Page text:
As far as I know, classic Chinese is not used to "write" these languages as you think. Classic Chinese was just used as an "international" language among surrounding countries, like English nowadays. Take the Japanese Language for example.
In ancient times, the Japanese had their own language, but they didn't have a writing system. Of course, China was powerful back then and exerted influence over the surrounding countries. Japan also imported Chinese characters and culture, especially during the beginning of the Tang Dynasty (唐朝) in China.
After learning Chinese characters, some Japanese scholars started to use characters to note the pronuciations for Japanese words, something like the PinYin system, as now we use Latin letters express Chinese. However, every character had its own pronunciation and meaning, so the Japanese created their own "letters", now called "hiragana" and "katakana", based on Chinese characters. For example, the "hiragana" "あ" comes from the character "安", "か" from "加". They look similar, right?
This also happened to Vietnamese. The Vietnamese created their Vietnamese characters(喃字) based on Chinese characters.
Nowadays, the Koreans don't use Chinese characters(but some characters are still used, especially in solemn situation and law), the Japanese still use them, and the Vietnamese quit thoroughly because the French instituted the use of a Roman alphabet during the colonization period.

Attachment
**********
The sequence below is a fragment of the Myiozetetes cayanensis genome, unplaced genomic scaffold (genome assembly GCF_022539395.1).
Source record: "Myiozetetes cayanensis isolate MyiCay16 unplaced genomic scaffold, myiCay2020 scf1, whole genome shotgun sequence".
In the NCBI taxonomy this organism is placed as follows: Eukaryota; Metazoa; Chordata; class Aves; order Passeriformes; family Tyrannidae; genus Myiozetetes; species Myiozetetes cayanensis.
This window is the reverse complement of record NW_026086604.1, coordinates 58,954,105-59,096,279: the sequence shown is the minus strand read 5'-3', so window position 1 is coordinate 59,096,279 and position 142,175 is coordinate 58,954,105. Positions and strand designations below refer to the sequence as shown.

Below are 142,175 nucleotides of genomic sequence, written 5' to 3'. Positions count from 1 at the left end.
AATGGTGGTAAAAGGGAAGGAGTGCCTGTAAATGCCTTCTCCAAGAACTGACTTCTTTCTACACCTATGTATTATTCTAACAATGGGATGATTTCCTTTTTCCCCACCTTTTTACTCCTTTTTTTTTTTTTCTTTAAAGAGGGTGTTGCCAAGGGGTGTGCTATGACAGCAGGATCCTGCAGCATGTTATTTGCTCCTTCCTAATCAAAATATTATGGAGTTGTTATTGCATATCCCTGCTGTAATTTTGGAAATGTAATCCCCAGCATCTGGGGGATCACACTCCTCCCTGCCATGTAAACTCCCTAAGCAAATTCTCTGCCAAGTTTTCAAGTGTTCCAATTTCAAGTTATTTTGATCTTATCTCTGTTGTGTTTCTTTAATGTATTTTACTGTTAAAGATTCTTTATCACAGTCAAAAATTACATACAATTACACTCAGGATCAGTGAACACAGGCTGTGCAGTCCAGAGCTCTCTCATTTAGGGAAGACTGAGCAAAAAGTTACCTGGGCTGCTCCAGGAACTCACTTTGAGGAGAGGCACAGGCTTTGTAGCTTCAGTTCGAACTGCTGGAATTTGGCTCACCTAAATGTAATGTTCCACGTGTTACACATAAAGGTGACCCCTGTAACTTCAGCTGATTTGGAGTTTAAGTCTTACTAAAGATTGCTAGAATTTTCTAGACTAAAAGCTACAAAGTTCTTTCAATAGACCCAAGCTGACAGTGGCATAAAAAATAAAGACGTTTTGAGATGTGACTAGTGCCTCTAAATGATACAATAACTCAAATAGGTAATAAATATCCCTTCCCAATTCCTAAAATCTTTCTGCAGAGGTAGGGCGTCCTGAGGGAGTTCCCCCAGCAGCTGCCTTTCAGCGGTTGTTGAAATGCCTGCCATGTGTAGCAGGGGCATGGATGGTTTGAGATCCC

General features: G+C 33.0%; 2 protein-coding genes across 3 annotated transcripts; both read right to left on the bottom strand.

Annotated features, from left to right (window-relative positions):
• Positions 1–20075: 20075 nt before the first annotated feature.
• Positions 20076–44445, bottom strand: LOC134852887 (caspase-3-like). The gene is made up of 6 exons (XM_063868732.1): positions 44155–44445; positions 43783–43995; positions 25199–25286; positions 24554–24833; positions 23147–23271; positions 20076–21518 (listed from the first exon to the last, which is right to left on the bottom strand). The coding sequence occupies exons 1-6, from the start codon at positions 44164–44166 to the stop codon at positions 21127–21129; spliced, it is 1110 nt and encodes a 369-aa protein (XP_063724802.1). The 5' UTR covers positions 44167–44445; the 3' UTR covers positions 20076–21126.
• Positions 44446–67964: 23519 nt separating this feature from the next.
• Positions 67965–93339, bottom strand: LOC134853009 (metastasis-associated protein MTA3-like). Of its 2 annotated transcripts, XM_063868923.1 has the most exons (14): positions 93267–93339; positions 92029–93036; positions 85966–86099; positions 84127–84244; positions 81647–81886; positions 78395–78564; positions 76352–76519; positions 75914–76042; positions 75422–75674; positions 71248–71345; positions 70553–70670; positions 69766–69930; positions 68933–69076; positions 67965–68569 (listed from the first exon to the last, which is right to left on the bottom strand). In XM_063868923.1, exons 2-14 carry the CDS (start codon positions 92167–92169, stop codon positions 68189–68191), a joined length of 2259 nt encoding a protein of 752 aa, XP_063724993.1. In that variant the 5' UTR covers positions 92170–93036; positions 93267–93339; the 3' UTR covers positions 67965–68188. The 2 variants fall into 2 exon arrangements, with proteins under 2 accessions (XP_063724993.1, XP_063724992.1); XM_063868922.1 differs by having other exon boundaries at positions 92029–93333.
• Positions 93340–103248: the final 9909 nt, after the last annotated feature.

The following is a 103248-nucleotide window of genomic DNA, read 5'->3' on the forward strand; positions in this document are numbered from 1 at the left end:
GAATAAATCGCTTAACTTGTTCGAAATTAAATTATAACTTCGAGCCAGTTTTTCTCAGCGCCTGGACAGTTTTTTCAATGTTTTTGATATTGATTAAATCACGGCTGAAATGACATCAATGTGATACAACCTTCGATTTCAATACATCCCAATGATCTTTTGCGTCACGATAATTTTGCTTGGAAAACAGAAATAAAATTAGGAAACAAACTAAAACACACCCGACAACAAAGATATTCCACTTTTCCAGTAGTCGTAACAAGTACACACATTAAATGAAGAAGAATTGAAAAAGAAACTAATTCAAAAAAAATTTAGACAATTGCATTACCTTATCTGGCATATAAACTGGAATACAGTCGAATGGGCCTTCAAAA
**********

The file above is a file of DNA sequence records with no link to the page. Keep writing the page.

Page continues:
So I think the answers to your questions would be:
- None. They developed their own writing system based on Chinese characters and borrowed a lot of words from Chinese
- Since characters are used as writing system and letters to note the pronunciation. Grammar is not the point
- Meanings for some characters changes through time. Furthermore, grammar also changes, so if you want to learn classic Chinese, you'd better learn mordern Chinese first. After you learn mordern Chinese, it won't be so hard for you to learn classic Chinese
I suggest everyone who wants to learn Chinese: you might as well learn some classic Chinese. Although we don't speak in Classic Chinese, there are many words(especially idioms) from classic Chinese, such as "多行不义必自毙"，“退避三舍”,“秋波”。Also, you can read some classic poems to get a feeling of classic Chinese.
Edit: More explanations on point 2.
To clarify how the claiss Chinese were imported and affected Japanese. Imagine the steps below.
STEP 1: Japanese had their language, so they could say: "この山は 高い" (This mountain is high), but they could not write this sentence.
STEP 2: They got to learn classic Chinese, and they(especially the nobels) decided to use classic Chinese for communication, because Chinese culture was so attractive to them. Now the classic Chinese worked as a popular foreign language, like English nowadays.
STEP 3: Some Japanese scholars thought:"well, Chinese seems good, why not create our writing system based on it?", and eventually they invented the "hiragara" and "katakara", by abstracting the Chinese Characters. For example, now they have "こ" from “己” and "の" from "乃“ and so on.
STEP 4: Now they could use these "letters" to write down the sentence. It could be like this(without any characters): この やま は、たかい, but it's not so conevnient because they had to divide every word in writing.
STEP 5: "Hey, we have learnt Chinese. In Chinese, “やま” is "山", and character "高" means high, in our language, it's たかい. Why not use characters to simplify the writing system?", Japanese might think this way. Of course, in Japanese, an adjective has serveral kinds of conjugations, but that doesn't matter, because only the suffix(い) should change, the stem(たか) won't change, so they just used the character “高” for the stem and everything works well. I.e. the negative form of "高い" is "高くない".
So I think you understand why importing characters won't affect the grammar.